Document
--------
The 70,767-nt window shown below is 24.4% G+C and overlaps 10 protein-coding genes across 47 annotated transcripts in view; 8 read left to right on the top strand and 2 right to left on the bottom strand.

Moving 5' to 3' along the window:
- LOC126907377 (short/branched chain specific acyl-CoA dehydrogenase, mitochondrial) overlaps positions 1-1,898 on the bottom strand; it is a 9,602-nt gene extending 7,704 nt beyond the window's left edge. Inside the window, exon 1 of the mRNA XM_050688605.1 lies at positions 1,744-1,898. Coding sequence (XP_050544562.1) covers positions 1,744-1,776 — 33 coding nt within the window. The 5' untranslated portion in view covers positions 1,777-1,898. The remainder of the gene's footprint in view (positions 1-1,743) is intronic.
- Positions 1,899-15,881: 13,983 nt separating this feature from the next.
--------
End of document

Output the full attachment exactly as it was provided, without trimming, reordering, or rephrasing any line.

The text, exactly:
The 70,767-nt window shown below is 24.4% G+C and overlaps 10 protein-coding genes across 47 annotated transcripts in view; 8 read left to right on the top strand and 2 right to left on the bottom strand.

Moving 5' to 3' along the window:
- LOC126907377 (short/branched chain specific acyl-CoA dehydrogenase, mitochondrial) overlaps positions 1-1,898 on the bottom strand; it is a 9,602-nt gene extending 7,704 nt beyond the window's left edge. Inside the window, exon 1 of the mRNA XM_050688605.1 lies at positions 1,744-1,898. Coding sequence (XP_050544562.1) covers positions 1,744-1,776 — 33 coding nt within the window. The 5' untranslated portion in view covers positions 1,777-1,898. The remainder of the gene's footprint in view (positions 1-1,743) is intronic.
- Positions 1,899-15,881: 13,983 nt separating this feature from the next.